This may help elucidate why, in a lengthy undertaking that spanned from 1935 (with his initial work on the reproductions) to 1942 (when the first few deluxe editions were complete), Duchamp repeatedly dated the “beginning” of the Boîte-en-valise to 1938.17 The artist never explained the dating and no one pressed him on it. But, if we know that 1938 is too late to ascribe to the beginning of this retrospective project either in terms of conception or of work on its various reproductions, it does seem to mark the beginning of the conception of the album as a three-dimensional space.
The boxed form that Duchamp had used previously (on a small scale in 1914 and then later, in 1934, for the Boîte verte) contained scraps and photographic paper; they were boxes with loose and disordered contents which—however remarkable they were in revamping a notion of “literature” and the book-form—never emerged beyond the two-dimensional. Had Duchamp continued in this manner, he might very well have ended up with a mere loose-leaf collection of paper and celluloid reproductions in a box. (Indeed, by 1937, Duchamp had made a number of reduced-size copies of his paintings and pieces on glass, but he had also reproduced several three-dimensional objects, including the Bottle drier and Why not Sneeze? in two-dimensional photographic form for use in the album.) However, shortly after his work on the Exposition Internationale du Surréalisme in January 1938, Duchamp made a tiny object that arguably signaled a redefined conception of the “album” in his album project.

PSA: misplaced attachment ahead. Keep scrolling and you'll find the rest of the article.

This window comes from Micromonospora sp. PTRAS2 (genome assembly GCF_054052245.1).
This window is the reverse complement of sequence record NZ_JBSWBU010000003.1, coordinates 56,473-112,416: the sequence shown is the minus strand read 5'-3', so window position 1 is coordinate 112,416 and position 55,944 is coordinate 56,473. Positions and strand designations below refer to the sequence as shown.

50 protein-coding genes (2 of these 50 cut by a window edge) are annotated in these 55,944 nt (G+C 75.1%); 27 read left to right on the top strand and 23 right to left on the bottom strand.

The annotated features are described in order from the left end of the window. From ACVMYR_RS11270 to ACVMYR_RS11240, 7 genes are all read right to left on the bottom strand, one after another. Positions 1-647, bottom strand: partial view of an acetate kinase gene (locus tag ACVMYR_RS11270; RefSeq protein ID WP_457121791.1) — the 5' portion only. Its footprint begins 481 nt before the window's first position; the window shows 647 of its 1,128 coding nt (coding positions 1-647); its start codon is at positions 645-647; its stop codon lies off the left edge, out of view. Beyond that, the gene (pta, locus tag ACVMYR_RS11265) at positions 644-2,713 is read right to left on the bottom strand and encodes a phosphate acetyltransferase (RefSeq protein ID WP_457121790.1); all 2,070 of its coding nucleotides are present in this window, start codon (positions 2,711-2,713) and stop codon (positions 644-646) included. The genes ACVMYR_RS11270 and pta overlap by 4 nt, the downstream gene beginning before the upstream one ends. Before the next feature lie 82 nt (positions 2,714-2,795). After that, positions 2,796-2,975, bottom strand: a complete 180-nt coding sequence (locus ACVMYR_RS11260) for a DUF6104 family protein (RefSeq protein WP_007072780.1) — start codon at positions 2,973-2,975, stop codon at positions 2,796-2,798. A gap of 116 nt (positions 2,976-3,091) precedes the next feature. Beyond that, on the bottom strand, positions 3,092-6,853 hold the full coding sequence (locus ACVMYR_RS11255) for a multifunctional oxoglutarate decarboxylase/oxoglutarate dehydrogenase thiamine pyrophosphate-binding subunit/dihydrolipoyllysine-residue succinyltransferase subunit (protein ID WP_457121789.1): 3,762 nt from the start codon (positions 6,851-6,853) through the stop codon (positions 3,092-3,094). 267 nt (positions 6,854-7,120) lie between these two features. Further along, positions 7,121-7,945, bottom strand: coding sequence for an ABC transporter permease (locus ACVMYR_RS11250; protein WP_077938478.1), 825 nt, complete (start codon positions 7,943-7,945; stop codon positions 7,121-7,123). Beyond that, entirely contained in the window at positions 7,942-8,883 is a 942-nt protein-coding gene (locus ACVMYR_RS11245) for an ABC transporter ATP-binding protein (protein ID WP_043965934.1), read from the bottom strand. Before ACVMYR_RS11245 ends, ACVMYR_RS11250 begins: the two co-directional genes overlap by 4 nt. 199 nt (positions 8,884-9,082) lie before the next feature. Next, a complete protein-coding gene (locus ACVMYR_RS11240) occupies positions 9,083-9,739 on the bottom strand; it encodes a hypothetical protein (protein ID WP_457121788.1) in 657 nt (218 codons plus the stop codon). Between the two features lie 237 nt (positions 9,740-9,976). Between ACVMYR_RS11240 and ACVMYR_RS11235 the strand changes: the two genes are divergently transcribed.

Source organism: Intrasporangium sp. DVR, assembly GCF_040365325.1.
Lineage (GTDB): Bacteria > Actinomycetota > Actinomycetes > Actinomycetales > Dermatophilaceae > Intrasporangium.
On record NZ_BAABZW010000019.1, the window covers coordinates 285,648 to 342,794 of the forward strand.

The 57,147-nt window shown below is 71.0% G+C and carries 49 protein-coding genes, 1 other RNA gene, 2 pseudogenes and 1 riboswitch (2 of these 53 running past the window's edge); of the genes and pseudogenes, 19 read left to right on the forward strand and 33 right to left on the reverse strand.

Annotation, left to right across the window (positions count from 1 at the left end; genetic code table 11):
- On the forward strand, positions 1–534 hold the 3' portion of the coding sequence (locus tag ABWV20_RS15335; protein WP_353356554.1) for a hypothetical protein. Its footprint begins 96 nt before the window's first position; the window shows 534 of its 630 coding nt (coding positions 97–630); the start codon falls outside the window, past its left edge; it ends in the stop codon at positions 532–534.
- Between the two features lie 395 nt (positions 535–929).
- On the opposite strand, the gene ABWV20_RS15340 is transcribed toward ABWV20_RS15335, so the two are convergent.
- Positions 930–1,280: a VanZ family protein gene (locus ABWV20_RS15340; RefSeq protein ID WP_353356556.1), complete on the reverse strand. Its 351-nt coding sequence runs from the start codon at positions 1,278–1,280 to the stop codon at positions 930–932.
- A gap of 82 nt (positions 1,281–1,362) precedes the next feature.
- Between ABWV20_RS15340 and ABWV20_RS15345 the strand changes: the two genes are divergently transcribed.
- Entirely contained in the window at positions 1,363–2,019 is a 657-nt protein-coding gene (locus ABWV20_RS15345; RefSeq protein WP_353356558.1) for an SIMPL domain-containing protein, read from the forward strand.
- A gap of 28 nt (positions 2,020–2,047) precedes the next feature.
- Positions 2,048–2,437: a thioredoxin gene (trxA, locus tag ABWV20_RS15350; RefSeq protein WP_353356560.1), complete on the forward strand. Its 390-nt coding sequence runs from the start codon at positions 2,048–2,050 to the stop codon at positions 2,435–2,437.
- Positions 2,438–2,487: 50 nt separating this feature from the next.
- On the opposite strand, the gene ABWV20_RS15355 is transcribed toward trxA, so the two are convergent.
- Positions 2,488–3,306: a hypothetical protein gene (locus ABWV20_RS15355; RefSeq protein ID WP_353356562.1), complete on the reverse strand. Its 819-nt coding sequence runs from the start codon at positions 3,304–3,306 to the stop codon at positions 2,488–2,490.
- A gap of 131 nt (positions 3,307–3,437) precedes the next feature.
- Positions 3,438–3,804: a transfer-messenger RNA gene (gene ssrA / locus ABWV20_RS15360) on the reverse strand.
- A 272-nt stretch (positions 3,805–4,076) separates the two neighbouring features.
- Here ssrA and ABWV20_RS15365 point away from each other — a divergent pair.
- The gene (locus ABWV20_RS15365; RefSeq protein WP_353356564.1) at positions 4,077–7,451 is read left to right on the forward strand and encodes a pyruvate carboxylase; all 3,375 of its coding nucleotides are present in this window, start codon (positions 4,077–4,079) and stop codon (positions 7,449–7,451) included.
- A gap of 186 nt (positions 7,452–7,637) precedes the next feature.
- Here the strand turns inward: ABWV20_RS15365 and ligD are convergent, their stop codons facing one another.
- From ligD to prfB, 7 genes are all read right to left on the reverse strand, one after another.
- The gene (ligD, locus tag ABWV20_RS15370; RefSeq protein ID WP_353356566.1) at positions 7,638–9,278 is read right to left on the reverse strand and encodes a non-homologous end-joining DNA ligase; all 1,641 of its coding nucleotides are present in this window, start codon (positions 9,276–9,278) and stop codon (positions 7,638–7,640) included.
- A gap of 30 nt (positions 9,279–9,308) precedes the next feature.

In the early months of 1938, Duchamp replicated the contours of his store-bought piece of plumbing entitled Fountain. More than twenty years after Duchamp’s defiant act of “selection,” the artist returned to the object for inclusion in his retrospective project. Rather than buying a new urinal and having it photographed as he had done two years prior to represent the lost original Bottle drier, and rather than reproducing one of those little Roché photographs that show the original urinal in the New York studio, as he would do a couple years later to represent Trebuchet, Duchamp instead (re)made the urinal, turning the memory of the Fountain’s curved industrial form into a crude miniature wire and papier-mâché sculpture.18 The result was, as Roché described it in his diary, “a little masterpiece of humorous sculpture, the color of a boiled shrimp, with little holes that are so absurd yet done with such care.”19 By the summer of 1938, the artist brought the object, absurdity and all, to a ceramicist (one of several artisans he would employ for the slow and complicated casting project) to make a mold and porcelain casts for inclusion with the two-dimensional reproductions of his artworks.